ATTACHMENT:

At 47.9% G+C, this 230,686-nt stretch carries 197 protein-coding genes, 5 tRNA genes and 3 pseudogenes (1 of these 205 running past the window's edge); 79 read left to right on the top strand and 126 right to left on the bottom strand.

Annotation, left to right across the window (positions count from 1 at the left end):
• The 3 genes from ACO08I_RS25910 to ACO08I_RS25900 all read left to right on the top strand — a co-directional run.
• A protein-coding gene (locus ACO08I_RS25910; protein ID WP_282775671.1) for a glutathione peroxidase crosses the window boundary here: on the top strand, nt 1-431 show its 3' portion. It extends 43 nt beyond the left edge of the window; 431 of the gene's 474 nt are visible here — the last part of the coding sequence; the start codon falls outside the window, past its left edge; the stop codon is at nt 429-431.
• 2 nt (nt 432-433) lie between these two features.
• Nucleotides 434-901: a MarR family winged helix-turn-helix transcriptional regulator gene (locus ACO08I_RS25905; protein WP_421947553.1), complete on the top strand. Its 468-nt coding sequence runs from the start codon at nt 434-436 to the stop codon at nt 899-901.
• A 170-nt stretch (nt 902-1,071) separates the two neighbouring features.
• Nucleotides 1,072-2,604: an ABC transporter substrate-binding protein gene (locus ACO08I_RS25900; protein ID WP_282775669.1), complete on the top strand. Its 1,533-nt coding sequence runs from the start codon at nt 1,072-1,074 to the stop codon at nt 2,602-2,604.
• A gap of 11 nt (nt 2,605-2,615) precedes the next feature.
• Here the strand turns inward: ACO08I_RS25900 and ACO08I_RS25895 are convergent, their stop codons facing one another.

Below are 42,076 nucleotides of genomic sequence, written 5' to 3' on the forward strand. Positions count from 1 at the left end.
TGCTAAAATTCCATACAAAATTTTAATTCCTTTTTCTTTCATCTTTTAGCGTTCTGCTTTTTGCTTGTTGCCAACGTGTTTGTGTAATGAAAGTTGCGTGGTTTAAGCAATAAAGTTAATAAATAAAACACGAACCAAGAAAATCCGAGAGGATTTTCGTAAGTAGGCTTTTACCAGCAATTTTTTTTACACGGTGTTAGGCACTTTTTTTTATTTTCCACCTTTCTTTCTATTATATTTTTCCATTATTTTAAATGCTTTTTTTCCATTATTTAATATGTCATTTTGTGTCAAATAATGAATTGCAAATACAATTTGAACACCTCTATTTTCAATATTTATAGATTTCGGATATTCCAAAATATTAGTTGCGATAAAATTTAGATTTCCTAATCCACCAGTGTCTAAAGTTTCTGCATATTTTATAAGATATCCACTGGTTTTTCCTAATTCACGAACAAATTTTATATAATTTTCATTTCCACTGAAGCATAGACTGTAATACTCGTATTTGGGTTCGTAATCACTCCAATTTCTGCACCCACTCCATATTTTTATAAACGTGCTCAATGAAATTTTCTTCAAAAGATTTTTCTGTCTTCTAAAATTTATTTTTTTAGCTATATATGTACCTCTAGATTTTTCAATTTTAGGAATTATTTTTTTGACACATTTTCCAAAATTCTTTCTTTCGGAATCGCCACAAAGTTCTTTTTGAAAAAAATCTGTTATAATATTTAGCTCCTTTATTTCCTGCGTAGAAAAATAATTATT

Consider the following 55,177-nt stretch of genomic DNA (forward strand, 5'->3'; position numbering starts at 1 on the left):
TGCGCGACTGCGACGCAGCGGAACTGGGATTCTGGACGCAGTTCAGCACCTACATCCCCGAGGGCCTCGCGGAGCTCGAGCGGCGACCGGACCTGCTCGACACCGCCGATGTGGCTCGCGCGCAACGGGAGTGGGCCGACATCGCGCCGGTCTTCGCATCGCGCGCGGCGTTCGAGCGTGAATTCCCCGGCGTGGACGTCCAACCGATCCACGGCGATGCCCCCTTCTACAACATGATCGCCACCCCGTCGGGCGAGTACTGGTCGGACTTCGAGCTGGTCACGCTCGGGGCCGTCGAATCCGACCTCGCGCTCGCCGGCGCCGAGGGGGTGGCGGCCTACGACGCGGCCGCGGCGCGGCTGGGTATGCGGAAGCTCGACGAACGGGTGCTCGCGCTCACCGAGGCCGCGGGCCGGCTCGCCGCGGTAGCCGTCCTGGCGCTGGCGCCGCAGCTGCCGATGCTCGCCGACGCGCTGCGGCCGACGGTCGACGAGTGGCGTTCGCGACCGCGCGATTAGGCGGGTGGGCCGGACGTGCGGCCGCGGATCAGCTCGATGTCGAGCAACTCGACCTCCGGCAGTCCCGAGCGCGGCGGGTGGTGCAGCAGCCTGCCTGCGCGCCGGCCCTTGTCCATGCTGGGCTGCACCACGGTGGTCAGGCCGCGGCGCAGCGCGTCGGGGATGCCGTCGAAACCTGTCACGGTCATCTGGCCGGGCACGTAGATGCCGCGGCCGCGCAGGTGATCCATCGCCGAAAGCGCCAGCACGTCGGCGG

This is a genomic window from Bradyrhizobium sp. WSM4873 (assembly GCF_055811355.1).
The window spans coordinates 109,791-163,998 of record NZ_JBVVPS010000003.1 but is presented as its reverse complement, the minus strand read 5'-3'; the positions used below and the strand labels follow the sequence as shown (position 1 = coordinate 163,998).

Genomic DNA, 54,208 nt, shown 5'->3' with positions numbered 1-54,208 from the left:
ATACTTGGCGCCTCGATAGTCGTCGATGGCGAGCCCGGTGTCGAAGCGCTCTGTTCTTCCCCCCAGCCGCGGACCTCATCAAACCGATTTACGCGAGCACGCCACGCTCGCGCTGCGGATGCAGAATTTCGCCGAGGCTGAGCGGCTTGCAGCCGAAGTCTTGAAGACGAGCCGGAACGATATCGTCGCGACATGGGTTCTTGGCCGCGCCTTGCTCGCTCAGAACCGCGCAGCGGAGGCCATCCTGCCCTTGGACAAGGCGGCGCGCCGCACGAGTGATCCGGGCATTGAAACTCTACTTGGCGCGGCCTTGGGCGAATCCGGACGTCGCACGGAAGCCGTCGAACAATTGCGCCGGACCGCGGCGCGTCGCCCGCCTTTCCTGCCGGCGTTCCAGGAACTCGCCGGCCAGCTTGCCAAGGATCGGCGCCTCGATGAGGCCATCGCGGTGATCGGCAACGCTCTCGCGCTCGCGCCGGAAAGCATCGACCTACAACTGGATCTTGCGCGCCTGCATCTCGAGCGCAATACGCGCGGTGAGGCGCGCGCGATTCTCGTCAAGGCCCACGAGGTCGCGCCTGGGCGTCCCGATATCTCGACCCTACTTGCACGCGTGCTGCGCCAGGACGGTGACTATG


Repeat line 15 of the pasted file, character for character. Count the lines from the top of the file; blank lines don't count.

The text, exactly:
This is a genomic window from Bradyrhizobium sp. WSM4873 (assembly GCF_055811355.1).